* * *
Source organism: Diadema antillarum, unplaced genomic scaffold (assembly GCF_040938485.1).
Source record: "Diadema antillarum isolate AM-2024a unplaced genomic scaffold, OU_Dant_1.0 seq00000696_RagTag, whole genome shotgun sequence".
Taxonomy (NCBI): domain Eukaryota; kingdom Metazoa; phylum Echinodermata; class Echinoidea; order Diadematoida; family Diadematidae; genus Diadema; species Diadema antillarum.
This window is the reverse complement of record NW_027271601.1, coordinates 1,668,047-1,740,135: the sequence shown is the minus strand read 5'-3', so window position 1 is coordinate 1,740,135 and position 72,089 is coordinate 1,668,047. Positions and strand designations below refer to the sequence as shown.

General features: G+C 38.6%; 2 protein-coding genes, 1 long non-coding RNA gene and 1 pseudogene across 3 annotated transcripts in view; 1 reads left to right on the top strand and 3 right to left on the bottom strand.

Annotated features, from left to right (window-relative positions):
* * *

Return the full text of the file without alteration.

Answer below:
Source organism: Diadema antillarum, unplaced genomic scaffold (assembly GCF_040938485.1).
Source record: "Diadema antillarum isolate AM-2024a unplaced genomic scaffold, OU_Dant_1.0 seq00000696_RagTag, whole genome shotgun sequence".
Taxonomy (NCBI): domain Eukaryota; kingdom Metazoa; phylum Echinodermata; class Echinoidea; order Diadematoida; family Diadematidae; genus Diadema; species Diadema antillarum.
This window is the reverse complement of record NW_027271601.1, coordinates 1,668,047-1,740,135: the sequence shown is the minus strand read 5'-3', so window position 1 is coordinate 1,740,135 and position 72,089 is coordinate 1,668,047. Positions and strand designations below refer to the sequence as shown.

General features: G+C 38.6%; 2 protein-coding genes, 1 long non-coding RNA gene and 1 pseudogene across 3 annotated transcripts in view; 1 reads left to right on the top strand and 3 right to left on the bottom strand.

Annotated features, from left to right (window-relative positions):